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3 generations tend natural gas in China Twp.

Maraleen Cottrell knows a thing or two about the rock beneath China Township, the natural gas that’s stored there and the decades of workers who have pushed and pulled the energy source from the ground.

When your father, husband and son have all worked at the DTE Energy Belle River Mills Compressor Station, it’s hard not to pick up on the nuances of natural gas.

“My father began in the gas industry Nov. 11, 1946,” the China Township woman said. “I’ve been fascinated with it ever since.

“It was his life.”

For the Cottrells and DTE Energy, this week marks decades of hard work, evolving technology and memories at the China Township natural gas storage field.

The Belle River Mills Compressor Station celebrates 50 years Saturday.

DTE Energy expects more than 250 to 300 current employees, past employees, neighbors and community leaders to attend an anniversary celebration Saturday.

Erica Donerson, a DTE Energy spokeswoman, said the event is not open to the public due to site safety concerns.

The 30 current employees at the Puttygut Road station operate three underground storage fields: Belle River Mills, Columbus and West Columbus. The three locations can store 100 billion cubic feet of natural gas.

The station purchases, compresses and stores natural gas during the summer, then sells, decompresses and transports the gas during the winter months.

Donerson said Belle River Mills is DTE’s largest storage field. It provides the majority of the winter natural gas supply to customers throughout the state.

“This is the ideal storage field, best storage field east of the Mississippi,” said Joe Sexton, transmission specialist for the compressor station.

“In March, when everyone else is running out, we’re backing everybody else up.”

“Everything from Detroit is fed from here,” as well as customers in Toronto, Traverse City, Ludington, Grayling and Gaylord, Jeff Cottrell said.

Jeff Cottrell, Maraleen’s son, has worked in the natural gas business for 28 years. Maraleen’s husband, Fred Cottrell, worked in the business from 1971-98; and her father, Orlin Denslow worked in the natural gas business from 1946-85.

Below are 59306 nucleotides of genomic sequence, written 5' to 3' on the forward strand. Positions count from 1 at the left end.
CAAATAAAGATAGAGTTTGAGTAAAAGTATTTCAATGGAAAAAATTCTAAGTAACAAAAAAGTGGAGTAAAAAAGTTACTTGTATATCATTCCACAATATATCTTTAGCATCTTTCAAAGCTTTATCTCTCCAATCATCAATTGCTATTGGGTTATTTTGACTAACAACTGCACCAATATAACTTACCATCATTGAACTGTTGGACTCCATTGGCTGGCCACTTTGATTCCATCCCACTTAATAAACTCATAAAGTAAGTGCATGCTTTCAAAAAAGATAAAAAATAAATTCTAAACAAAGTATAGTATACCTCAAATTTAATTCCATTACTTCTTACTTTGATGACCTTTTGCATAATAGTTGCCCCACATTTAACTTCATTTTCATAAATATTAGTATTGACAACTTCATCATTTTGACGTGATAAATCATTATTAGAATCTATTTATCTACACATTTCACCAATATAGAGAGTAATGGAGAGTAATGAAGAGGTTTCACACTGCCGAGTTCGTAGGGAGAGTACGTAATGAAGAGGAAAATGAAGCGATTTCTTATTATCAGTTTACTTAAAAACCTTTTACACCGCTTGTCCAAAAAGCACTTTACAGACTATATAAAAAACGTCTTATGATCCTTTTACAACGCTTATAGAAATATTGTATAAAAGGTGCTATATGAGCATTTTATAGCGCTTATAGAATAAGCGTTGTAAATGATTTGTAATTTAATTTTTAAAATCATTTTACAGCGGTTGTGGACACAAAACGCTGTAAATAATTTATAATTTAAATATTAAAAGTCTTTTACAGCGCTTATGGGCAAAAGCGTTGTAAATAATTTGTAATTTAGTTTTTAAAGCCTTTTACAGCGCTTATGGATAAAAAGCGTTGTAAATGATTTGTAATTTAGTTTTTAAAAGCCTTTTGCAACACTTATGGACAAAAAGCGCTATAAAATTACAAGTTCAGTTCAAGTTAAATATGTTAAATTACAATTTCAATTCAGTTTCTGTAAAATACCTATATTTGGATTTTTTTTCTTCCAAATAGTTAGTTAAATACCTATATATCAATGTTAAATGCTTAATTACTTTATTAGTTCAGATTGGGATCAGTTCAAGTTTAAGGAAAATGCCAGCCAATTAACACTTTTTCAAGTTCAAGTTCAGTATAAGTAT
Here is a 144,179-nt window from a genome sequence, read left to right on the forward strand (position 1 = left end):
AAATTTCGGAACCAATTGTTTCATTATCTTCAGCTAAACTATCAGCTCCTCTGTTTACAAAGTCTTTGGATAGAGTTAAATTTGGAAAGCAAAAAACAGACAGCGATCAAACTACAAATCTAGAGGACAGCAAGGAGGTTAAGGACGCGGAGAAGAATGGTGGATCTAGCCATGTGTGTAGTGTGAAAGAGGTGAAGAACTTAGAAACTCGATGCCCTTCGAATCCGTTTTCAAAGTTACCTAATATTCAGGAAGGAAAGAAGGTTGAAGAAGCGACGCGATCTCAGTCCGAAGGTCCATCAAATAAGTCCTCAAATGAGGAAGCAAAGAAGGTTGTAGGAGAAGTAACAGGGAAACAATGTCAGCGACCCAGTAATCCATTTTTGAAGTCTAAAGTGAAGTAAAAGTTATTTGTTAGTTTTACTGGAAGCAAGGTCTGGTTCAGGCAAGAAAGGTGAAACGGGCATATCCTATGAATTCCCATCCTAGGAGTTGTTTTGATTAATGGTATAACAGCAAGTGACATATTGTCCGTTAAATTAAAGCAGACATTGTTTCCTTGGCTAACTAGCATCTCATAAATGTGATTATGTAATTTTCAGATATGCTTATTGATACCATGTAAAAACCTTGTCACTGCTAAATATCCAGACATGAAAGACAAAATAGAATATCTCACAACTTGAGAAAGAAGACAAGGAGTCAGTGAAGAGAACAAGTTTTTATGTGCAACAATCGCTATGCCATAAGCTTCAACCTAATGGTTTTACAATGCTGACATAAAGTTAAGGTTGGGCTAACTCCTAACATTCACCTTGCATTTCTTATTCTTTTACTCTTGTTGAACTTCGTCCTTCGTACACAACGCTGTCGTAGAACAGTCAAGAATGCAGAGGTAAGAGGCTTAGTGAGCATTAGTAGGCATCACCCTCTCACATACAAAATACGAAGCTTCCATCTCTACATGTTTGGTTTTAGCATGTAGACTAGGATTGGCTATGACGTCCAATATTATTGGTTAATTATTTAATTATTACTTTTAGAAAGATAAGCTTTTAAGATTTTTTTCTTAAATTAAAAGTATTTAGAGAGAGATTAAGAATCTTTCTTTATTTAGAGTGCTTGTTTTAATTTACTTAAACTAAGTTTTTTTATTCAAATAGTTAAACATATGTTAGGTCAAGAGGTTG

Denslow died in March 2014.

A senior repairman for the company, Jeff Cottrell said the Belle River compression station is often lumped in with the towering Belle River Power Plant across the street, but its mission is different and its future more secure than coal-fired power plants.

“We were the first Belle River,” Jeff said, with a laugh. “They copied us across the street.”

Donerson said over the next 15 years, DTE Energy and other Michigan utilities will retire 60 percent of today’s coal-fired generation due to new environmental regulations and the age of the plants.

“We will replace that generating capacity with renewables, cleaner natural gas-fired power plants and increased energy efficiency,” Donerson said in an email.

“Belle River Mills Compressor Station will be integral to this transition, since it is responsible for natural gas storage and transportation.”

In 2012, DTE Energy invested about $4 million into Belle River Mills Compressor Station. That amount grew to $8 million in 2013 and $12 million in 2014.

Belle River Mills Compressor Station originally was a production field. It became a storage field 50 years ago, in 1965.

In the decades that Maraleen’s husband, son, and father have worked at the site, technology has advanced, operations have expanded and dozens of local families have made a living.

Maraleen said she can remember her father walking to well heads in the dead of winter in snow shoes. Or the days when she and her family lived on site at the station, along with dozens of other employees.

Maraleen and Fred Cottrell said they’re thankful for the life they’ve made around the natural gas fields. In retirement, they still try to keep up on the nuances of the business.

“A lot of the community does not realize the caliber of employees that are here,” Maraleen said. “They are such top notch, caring employees.”

“Anybody who works for them ought to be thankful to work for them,” Fred said.

After 26 years with MichCon and DTE Energy, Sexton plans to follow in Fred’s footsteps and retire. His last working day is Nov. 20.

Sexton has worked on a hot oiler truck during much of that time, maintaining and fixing wells that may have problems.

The large truck is unique, even in the natural gas business. It is the only one of its kind in DTE Energy and it’s rare for a utility company to own and operate one. The truck has a burner system on it to heat fluid and three pumps, one of which is capable of 6,000 PSI.

Sexton said his job has required precision and focus to maintain safety while working with the burner around natural gas.

“It can be dangerous,” Sexton said. “This whole business, there’s a lot of danger in it. You have to come to work focused every day.

“But it’s a safely run operation.”

 

Source: The Times Herald

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